After eating a bag of salty potato chips, you probably feel thirsty. And after a long period of exercise, you also probably feel thirsty. However, these two types of thirst are not the same. In the first example, you would likely reach for water. This is because after eating chips, the concentration of salts and minerals in your blood becomes elevated, which induces a state called osmotic thirst. On the other hand, after exercising, you are likely to reach for Gatorade or some other fluid that can both rehydrate you and replenish electrolytes. This thirst, called hypovolemic thirst, occurs when the volume of your blood is reduced due to fluid loss from sweating.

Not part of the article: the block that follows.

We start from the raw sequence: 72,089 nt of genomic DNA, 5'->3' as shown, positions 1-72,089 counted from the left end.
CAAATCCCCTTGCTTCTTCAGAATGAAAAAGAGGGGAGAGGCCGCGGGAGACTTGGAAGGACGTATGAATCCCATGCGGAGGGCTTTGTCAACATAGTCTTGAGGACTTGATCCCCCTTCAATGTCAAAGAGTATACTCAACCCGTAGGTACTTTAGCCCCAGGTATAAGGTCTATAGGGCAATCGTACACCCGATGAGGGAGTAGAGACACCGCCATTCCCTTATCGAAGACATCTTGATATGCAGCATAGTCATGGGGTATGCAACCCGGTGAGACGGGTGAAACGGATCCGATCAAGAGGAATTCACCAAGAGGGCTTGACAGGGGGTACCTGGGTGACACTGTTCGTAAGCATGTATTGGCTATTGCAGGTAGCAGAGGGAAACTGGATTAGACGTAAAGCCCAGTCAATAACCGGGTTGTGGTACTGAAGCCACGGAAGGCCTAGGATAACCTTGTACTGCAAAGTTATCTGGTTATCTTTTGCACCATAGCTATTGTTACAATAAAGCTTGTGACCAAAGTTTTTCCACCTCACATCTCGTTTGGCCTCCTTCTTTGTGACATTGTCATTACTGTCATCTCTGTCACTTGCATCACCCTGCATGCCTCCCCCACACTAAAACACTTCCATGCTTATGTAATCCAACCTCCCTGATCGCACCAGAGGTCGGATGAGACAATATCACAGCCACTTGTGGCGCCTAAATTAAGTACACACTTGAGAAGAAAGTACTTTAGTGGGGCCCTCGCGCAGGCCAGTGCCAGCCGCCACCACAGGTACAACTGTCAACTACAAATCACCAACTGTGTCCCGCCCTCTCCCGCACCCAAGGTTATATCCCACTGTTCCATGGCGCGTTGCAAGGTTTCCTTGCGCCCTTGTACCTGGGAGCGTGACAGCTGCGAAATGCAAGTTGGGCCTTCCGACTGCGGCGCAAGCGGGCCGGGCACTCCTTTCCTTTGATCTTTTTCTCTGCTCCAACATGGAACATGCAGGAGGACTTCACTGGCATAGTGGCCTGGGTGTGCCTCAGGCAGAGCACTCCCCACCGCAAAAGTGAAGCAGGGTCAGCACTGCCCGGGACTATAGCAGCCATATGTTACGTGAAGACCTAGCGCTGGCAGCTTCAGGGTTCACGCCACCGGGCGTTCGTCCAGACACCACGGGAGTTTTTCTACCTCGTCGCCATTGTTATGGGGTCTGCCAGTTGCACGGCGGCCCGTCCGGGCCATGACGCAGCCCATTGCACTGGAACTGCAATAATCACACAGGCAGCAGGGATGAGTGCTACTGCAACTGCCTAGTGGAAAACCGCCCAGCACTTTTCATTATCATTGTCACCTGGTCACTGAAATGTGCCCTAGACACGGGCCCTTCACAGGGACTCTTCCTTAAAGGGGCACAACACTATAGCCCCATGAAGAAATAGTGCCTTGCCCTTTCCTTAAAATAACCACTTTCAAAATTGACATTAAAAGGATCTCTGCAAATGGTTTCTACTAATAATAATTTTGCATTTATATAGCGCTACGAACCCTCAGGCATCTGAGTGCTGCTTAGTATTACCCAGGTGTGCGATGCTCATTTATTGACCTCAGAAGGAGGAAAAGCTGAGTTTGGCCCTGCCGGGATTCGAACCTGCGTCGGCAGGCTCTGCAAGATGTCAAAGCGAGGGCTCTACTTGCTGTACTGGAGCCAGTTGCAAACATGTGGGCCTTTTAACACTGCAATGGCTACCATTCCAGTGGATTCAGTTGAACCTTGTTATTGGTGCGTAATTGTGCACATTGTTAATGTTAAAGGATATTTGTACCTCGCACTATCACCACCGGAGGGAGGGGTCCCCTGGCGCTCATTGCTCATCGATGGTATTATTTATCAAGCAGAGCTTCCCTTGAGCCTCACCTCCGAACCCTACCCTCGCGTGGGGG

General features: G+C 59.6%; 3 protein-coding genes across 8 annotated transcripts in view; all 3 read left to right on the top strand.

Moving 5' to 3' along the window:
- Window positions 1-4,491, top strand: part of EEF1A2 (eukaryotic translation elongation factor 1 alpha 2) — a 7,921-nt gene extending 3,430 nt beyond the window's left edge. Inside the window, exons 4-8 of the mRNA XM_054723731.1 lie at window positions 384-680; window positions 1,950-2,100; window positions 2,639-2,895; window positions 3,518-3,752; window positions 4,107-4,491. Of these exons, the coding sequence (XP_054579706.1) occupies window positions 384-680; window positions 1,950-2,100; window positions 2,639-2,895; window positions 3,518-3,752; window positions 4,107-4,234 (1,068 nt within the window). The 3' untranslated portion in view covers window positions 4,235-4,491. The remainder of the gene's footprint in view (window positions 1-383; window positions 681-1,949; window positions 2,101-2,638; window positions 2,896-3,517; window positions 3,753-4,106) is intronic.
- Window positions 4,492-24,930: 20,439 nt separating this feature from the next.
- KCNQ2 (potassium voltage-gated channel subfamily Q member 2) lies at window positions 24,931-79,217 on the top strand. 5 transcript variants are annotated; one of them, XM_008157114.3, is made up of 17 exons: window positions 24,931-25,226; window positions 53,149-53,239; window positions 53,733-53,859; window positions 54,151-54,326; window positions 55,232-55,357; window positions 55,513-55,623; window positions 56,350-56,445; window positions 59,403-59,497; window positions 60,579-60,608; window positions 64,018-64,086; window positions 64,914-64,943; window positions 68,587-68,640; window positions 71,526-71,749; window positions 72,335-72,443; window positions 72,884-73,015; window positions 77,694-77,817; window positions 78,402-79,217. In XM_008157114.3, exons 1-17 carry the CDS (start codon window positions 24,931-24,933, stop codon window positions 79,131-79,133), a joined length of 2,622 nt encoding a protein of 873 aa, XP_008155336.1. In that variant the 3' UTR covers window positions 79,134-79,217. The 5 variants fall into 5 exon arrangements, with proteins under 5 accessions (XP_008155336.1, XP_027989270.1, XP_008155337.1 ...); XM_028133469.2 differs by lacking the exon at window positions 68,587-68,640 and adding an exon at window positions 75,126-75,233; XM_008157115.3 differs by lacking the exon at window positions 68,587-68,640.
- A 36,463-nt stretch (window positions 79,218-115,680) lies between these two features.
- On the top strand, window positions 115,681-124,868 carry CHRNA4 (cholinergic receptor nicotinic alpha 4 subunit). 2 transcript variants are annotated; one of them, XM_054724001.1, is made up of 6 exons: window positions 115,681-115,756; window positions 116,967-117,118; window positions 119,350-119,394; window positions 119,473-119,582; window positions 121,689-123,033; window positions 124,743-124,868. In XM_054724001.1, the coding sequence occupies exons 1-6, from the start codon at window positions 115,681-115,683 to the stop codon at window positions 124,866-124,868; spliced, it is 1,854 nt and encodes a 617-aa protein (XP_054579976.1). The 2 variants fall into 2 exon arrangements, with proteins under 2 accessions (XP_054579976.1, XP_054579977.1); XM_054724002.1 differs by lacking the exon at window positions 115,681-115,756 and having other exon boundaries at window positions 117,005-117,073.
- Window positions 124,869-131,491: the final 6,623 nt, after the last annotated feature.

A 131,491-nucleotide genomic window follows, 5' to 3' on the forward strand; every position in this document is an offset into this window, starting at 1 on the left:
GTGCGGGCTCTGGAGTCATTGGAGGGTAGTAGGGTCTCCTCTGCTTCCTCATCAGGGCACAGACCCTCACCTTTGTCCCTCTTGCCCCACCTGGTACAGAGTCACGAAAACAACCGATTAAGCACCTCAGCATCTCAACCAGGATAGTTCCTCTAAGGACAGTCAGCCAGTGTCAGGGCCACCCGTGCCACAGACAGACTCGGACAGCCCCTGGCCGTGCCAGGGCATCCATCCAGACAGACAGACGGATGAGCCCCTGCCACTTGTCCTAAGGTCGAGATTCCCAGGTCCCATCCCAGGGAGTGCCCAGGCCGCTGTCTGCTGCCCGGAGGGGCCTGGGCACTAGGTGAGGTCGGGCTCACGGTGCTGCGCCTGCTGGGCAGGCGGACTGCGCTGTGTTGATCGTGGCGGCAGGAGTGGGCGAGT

Now, Caltech researchers in the laboratory of Yuki Oka, professor of biology and Chen Scholar, have discovered unique populations of neurons in the mouse brain that separately drive osmotic thirst and hypovolemic thirst. The research exploited a high-throughput and robust technique for mapping neurons that are activated by a specific behavior or stimulus and is described in a paper that appears in the journal Nature on October 14.